March 18, 2003
Windows, PlayStation 2, XBox, Other
ESRB Rating: (M)ature
This review is rated ‘I’ for Immature. If you are easily offended, then do not read any further.
A friend of mine – who shall remain nameless for soon to be obvious reasons – will never read a review of a game until after he/she has finished said game and written their own review for publication. Claims that reading another review beforehand would prejudice his/her opinion. I’m of the opinion that if you are that easily influenced, then you shouldn’t be doing analytical writing.
Well, I’m embarrassed to admit that I did my homework on BloodRayne and was suckered in by the rave reviews: A fast and furious action/adventure that oozes style – GamePro Magazine; Packs an amazing amount of depth, challenge and excitement – Gamerankings.com; A – Entertainment Weekly. Nearly every review – all written by males – went to great lengths to comment on the main character’s ample bosoms and voluptuous movements.
BloodRayne is the unoriginal story of a half-human/half-vampire female who has been bred to eliminate global threats. Since the story is conveniently set around the beginning of World War II the enemies are Nazis who are using an ancient artifact (stolen earlier from BloodRayne) to create an army of horrific creatures. Hey Nazis, bet you would never guess them to be the opponent in a game. In fact, a recent national survey of 1,000 high school students asked, ‘What is the historical significance of the Nazis” and 93% responded, “Their wood be know video games without the Nazis.” So you see, our younger generation can learn from playing video games (Yes, I know I stole this line from my recent Indiana Jones and the Emperor’s Tomb review, but it was too good to not use again). But my favorite part of this uninspired plot is that the artifact is actually a relic from – get this – the lost city of Atlantis! Ha! And you thought Dreamcatcher owned the copyright on all things Atlantis.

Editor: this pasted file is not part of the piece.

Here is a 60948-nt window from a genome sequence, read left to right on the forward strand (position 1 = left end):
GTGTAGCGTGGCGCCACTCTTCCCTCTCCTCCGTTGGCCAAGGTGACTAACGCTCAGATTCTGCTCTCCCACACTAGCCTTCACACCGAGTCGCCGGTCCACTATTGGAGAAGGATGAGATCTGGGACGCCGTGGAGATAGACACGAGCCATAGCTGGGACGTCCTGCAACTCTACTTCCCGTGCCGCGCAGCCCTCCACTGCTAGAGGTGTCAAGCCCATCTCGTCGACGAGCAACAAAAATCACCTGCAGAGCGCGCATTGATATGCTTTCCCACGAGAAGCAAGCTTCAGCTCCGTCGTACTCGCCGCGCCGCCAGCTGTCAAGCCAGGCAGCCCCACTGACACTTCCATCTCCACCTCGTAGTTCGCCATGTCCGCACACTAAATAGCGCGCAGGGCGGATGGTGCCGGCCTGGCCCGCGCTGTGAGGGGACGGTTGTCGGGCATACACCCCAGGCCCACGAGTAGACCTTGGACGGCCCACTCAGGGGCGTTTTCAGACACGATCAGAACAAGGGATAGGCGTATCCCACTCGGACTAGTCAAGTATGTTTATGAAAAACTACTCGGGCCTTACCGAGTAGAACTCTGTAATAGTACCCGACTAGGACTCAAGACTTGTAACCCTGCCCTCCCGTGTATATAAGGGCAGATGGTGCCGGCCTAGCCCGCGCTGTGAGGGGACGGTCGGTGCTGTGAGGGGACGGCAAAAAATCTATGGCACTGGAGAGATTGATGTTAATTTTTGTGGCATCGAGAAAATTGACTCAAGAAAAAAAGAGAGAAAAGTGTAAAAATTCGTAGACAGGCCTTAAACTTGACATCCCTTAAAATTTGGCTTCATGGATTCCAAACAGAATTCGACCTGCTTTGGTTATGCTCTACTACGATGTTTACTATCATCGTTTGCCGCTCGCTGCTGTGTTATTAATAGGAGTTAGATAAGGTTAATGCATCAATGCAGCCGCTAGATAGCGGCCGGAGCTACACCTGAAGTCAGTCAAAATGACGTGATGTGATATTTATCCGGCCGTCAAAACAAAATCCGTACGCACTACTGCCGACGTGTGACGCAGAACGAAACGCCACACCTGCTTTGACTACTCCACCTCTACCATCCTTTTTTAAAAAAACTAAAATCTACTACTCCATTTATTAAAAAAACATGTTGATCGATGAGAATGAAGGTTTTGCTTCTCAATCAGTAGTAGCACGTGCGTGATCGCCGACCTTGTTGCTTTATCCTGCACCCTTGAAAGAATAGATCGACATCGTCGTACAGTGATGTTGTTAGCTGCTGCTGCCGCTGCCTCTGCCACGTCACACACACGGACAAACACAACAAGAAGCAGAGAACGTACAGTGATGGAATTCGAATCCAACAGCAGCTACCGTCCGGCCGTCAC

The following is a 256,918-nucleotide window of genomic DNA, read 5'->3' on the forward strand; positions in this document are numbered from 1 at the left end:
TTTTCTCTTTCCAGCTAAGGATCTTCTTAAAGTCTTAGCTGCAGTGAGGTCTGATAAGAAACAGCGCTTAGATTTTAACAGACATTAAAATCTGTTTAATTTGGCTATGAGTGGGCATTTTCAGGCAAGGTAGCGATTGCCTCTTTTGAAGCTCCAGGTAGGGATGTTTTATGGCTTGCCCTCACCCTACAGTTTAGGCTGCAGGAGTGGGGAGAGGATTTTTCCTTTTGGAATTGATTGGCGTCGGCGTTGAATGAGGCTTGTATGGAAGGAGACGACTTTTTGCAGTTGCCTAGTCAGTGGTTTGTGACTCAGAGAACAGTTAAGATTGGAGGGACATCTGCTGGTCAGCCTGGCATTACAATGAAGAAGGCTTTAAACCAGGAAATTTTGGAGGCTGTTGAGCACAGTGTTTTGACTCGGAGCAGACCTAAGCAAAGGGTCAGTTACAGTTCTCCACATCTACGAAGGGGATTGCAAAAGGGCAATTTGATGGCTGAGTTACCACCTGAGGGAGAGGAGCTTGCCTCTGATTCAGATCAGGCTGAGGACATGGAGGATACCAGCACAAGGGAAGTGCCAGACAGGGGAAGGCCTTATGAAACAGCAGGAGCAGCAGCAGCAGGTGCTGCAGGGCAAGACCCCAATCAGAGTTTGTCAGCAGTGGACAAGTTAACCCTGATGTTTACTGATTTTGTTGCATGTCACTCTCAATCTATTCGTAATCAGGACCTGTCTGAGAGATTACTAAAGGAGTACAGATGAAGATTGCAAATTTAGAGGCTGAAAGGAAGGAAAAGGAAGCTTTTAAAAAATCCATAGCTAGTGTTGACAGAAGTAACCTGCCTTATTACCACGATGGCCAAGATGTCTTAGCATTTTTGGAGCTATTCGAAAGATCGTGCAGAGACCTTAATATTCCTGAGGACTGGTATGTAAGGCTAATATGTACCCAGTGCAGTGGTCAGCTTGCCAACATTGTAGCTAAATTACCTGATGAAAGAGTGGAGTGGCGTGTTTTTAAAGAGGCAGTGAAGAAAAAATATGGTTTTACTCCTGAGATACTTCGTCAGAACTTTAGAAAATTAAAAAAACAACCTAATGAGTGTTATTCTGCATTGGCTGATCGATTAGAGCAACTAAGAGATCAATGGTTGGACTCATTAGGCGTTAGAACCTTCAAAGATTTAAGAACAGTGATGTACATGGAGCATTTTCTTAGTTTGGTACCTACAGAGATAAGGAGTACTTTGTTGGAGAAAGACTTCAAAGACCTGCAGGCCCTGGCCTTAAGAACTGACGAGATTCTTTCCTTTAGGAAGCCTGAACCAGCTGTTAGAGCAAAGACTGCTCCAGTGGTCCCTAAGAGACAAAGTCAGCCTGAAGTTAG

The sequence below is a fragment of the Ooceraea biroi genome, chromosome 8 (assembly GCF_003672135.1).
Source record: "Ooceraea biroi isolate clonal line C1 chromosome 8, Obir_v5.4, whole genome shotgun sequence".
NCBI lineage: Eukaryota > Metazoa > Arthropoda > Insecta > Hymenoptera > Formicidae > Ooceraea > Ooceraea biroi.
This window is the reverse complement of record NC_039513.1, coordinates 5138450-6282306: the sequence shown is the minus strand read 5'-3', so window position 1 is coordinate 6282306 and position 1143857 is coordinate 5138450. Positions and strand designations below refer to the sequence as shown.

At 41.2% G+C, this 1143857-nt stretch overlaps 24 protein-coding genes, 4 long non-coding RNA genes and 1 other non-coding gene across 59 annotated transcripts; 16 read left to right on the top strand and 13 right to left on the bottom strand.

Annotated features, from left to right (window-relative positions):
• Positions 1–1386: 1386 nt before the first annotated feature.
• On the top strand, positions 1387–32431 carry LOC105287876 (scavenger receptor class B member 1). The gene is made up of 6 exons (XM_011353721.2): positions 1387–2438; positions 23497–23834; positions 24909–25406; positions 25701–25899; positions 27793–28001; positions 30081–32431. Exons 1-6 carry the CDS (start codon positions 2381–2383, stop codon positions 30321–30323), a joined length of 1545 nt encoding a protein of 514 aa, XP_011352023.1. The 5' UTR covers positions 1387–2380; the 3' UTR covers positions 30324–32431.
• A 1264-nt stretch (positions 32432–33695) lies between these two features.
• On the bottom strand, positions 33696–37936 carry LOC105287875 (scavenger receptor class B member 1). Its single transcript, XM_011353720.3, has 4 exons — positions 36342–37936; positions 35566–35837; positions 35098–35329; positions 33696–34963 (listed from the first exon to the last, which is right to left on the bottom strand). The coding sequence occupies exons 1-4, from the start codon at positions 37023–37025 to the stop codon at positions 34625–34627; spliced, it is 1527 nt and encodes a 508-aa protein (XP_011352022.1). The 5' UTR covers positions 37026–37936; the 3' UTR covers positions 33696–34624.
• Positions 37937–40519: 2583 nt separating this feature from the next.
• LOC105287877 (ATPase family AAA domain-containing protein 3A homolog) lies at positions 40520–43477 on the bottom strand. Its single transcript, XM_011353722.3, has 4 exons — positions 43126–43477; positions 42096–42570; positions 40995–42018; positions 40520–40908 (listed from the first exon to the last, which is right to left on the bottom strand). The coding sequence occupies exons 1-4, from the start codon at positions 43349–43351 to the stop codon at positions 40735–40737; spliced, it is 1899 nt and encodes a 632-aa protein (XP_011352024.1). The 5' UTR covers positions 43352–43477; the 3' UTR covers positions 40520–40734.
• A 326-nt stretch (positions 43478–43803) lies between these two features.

Let me tell you, BloodRayne exemplifies and is representative of everything that is wrong with this industry. But before we get to the bad stuff, let’s be fair and mention what is good about BloodRayne:
Surprisingly, Terminal Reality is a very talented group of developers who can create a gothic or supernatural atmosphere better than anyone in the industry. Their previous efforts include one of my all-time favorite games, Nocturne (starring The Stranger) and Blair Witch 1, a game that could also been a classic had it not relied so much on mazes.
Are there any puzzles in BloodRayne? Sure, there is a total of three puzzles and for all you hardcore action fans who bitch about the simplest puzzle slowing down a game, well take note, all three puzzles in BloodRayne are exactly the same: find a battery to activate an elevator. For those who have become terminally stupid from absorbing too many first person shooters that have weapons and ammo scattered everywhere, the missing battery is always in the closest room to the elevator. No coffee breaks for intelligence in this game. In fact, here is the entire game in a nutshell: kill lots of zombies in Louisiana swamp – watch video; kill lots of Nazis – watch video; kill more Nazis – watch video; kill big mutated thing – watch video.
Of course, if there is any one thing any vampire worth her stake needs, it’s an arsenal of weapons and BloodRayne has thirty-one from which to choose. As if that weren’t enough, the weapons – handguns, rifles, machine guns, etc. - are broken into categories such as light or heavy so that our heroine can only carry a specific number of weapons at any given time. Seriously now, who gives a shit about such stupidity? Back in the day, a true gaming geek was someone who could quote the solution to the babel fish puzzle from Hitchhiker’s Guide to the Galaxy, but today’s geeks are identified by their ability to discern the differences between 31 different styles of guns, the type of ammo in the magazine and its effectiveness in different situations. What’s wrong with this picture?